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The Mūl Mantar (Punjabi: ਮੂਲ ਮੰਤਰ, IPA: [muːlᵊ mən̪t̪əɾᵊ]) is the opening verse of the Sikh scripture, the Guru Granth Sahib. It consists of twelve words in the Punjabi language, written in Gurmukhi script, and are the most widely known among the Sikhs. They summarize the essential teaching of Guru Nanak, thus constituting a succinct doctrinal statement of Sikhism.
It has been variously translated, with the interpretation of the first two words particularly contested. These are rendered as "There is one god", "One reality is", "This being is one" and others. Sometimes the disagreements include capitalizing g in god, or r in reality, which affects the implied meaning in English. Some consider it monotheistic, others monist. The general view favors the monotheistic interpretation, but not the Semitic understanding of monotheism. It is rather "Guru Nanak's mystical awareness of the one that is expressed through the many." The remaining ten words after the first two are literally translated as true name, the creator, without fear, without hate, timeless in form, beyond birth, self-existent, (known by) the grace of Guru.
The verse is repeated in the Sikh scripture before numerous Shabad, or hymns. It existed in many versions in the 16th-century before it was given its final form by Guru Arjan in the 17th century. The essential elements of the mantar are found in Guru Nanak's compositions, the various epithets he used for Akal Purakh (Ultimate Reality).
A mantar means "formula, succinct doctrinal or sacred words with spiritual meaning". The word mūl means "root, main or "fundamental." The Mūl Mantar is thus "root formula", or the root statement of Sikhism.
The Mūl Mantar is:
There is one god,
This Being is one,
There is one supreme being,
The extended version with the Jap verse is:
|ੴ ਸਤਿ ਨਾਮੁ
|ikk(u) ōaṅkār(u) sat(i)-nām(u)
|One creator, name is truth,|
agentive (doer) being,
The archaic language of the Guru Granth Sahib is highly inflected; the suffixed short vowels parenthesized above indicate various declensions. In the Mūl Mantar, the suffixed -u indicates nouns and adjectives in the masculine singular direct case, though some words ending with -ā (like karatā) can also indicate this case. This suffix can also indicate an imperative when attached to a verb, as in japu.
The suffixed -a can indicate the masculine vocative case, as in Nānaka, the masculine singular oblique case in compounds as in gura prasādi, and a feminine singular direct adjective as in akala, as well as the masculine plural direct case and the feminine singular direct case.
The suffixed -i can indicate the possessive case in compounds (as in sati nāmu), and the locative (as in ādi and jugādi) or instrumental case as in gura prāsadi; these terms would be ādu, jugādu, and prasādu if taking the direct case. It is also another feminine singular direct case (as in mūrati); -a and -i are among the predominant declensions for this case.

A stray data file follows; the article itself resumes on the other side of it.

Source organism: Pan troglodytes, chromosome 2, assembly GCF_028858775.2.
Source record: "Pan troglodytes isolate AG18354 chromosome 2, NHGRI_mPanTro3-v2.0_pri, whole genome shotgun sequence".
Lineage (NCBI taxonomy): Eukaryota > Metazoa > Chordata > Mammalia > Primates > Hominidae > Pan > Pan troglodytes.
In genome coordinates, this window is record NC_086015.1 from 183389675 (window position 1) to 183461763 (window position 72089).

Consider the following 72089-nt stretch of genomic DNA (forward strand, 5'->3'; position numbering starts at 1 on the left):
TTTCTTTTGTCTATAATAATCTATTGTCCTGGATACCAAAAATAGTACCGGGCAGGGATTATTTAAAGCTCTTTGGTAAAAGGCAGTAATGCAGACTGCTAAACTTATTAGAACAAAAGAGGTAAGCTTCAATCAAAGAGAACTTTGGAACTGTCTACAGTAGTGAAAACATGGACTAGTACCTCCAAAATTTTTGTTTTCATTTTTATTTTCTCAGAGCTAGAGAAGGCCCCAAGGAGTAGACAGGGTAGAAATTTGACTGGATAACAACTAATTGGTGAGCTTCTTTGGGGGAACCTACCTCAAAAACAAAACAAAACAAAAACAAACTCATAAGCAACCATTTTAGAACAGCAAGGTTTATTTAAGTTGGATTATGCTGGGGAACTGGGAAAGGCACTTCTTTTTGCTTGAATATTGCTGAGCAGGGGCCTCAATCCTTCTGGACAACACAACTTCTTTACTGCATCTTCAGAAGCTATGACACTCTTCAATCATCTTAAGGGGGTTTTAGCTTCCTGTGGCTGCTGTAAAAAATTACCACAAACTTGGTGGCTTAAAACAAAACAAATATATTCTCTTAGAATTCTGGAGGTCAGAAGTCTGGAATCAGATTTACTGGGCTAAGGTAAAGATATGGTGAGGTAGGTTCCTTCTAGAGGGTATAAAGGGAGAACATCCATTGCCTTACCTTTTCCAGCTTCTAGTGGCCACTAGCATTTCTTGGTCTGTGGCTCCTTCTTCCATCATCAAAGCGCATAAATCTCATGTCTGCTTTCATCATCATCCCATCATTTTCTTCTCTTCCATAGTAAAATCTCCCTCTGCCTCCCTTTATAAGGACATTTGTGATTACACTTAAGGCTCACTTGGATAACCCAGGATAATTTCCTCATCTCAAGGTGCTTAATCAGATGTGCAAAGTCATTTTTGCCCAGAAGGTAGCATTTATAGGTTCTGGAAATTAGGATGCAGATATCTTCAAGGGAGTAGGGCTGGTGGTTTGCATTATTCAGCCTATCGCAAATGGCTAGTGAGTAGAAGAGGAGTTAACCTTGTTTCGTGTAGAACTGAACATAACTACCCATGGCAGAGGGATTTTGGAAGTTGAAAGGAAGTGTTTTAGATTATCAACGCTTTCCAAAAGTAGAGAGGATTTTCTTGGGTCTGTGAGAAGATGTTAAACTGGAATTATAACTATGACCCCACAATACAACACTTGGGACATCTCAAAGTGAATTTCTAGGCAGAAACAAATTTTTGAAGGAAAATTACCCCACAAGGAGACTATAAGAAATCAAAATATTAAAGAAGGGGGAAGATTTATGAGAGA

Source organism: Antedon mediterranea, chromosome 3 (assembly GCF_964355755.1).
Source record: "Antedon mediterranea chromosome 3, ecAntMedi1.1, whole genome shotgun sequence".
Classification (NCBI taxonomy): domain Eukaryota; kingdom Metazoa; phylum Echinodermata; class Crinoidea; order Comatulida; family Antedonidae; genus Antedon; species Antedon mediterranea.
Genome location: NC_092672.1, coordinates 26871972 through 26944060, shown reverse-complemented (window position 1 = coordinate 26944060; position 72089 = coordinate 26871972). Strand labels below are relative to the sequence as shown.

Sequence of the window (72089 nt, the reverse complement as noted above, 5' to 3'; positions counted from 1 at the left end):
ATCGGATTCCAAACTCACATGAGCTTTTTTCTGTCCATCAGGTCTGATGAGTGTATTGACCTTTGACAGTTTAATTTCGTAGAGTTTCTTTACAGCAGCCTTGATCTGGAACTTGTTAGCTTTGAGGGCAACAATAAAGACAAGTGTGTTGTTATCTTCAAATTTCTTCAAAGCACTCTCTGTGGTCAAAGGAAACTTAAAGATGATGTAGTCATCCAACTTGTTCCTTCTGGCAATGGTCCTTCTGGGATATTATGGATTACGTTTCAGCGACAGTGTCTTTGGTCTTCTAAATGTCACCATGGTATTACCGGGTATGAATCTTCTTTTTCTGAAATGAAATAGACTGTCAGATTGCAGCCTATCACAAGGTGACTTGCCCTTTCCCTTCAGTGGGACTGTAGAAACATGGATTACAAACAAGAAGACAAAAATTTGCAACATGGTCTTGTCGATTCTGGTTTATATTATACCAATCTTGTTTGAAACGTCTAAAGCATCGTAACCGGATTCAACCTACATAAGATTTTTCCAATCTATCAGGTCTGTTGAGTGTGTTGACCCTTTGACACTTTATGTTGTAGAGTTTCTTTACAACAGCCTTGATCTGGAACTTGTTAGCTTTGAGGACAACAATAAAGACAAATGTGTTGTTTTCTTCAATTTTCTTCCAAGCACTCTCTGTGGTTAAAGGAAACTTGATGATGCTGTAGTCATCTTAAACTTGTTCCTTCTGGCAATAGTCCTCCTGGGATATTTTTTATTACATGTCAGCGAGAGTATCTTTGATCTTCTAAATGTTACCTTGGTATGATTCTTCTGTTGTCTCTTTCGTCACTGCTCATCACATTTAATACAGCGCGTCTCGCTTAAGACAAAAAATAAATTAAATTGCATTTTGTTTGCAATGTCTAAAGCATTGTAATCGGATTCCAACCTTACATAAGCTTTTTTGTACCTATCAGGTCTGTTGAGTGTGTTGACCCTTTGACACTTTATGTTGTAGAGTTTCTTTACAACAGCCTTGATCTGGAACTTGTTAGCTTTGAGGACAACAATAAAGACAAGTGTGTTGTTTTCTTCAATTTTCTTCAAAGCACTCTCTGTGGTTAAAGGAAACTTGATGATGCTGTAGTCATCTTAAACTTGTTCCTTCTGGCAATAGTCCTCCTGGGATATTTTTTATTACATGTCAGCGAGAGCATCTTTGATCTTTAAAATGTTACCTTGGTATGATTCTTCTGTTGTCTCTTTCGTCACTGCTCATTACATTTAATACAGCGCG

Adjectives and modifiers also agree in number and gender with their dependent element, hence ikku oaṅkāru, akāla mūrati, and the term mūlu mantaru itself.
Most of these cases still exist in the modern language in slightly different forms; features in the archaic language like the masculine singular direct suffix -u and feminine singular direct suffix -a parallel nominal declensions in other related languages.
The included grave accent included in the above transliterations illustrates tones and guide the verbal pronunciation of the verse.
The Mūl Mantar is a widely known part of Sikh scripture, but it has posed a challenge to translators. The first two words Ik Onkar has been rendered multiple ways. It has been translated as "'There is one god', as 'One reality is', 'there is one God', 'singularity despite seeming plurality,' and 'This being is one,' and asserts the "distinctively Sikh theological emphasis" on "the ineffable quality of God" as "the Person beyond time," "the Eternal One," and "the One without form," and is canonically understood in Sikhism to refer to "absolute monotheistic unity of God". The varying capitalization of "God", "Reality", or "Being" affects the meaning in English. A number of translations erroneously change the Mūl Mantar from a list of qualities to a statement of facts and possessive adjectives. For example, they may change Satnam from "truth by name" to "His name is truth", which adds a masculine quality to the Mūl Mantar which does not appear in the original Gurmukhi. These sacred words of Sikhism do not presume a particular gender. the Mūl Mantar serves as a "succinct statement which set the Sikh doctrine apart from the philosophical systems of both Indic and Semitic religious traditions."
Some Sikh institutions, like the SGPC, consider the Mūl Mantar proper to end at gura prasādi, arguing that what follows is the name and first line of the Japji Sahib composition, citing the number of times that the verse appears as such preceding Gurbani compositions. On the other hand, other historic institutions, like some taksals (traditional Sikh religious educational institutions) and gurmat schools, hold the Mūl Mantar to be the full following verse, contending that this form has been used in the Amrit Sanchar baptizing ceremony since its inception. This is in line with the stand taken by the nihangs and other groups who stress the recitation of the complete Mūl Mantar, arguing that this tradition has come directly from the time of the Gurus, and there is reliable evidence to support this contention; like the kamar kassā, or waist-belt body armor of Guru Gobind Singh, preserved at Moti Bagh Palace Museum in Patiala, bearing an inscription of the long form.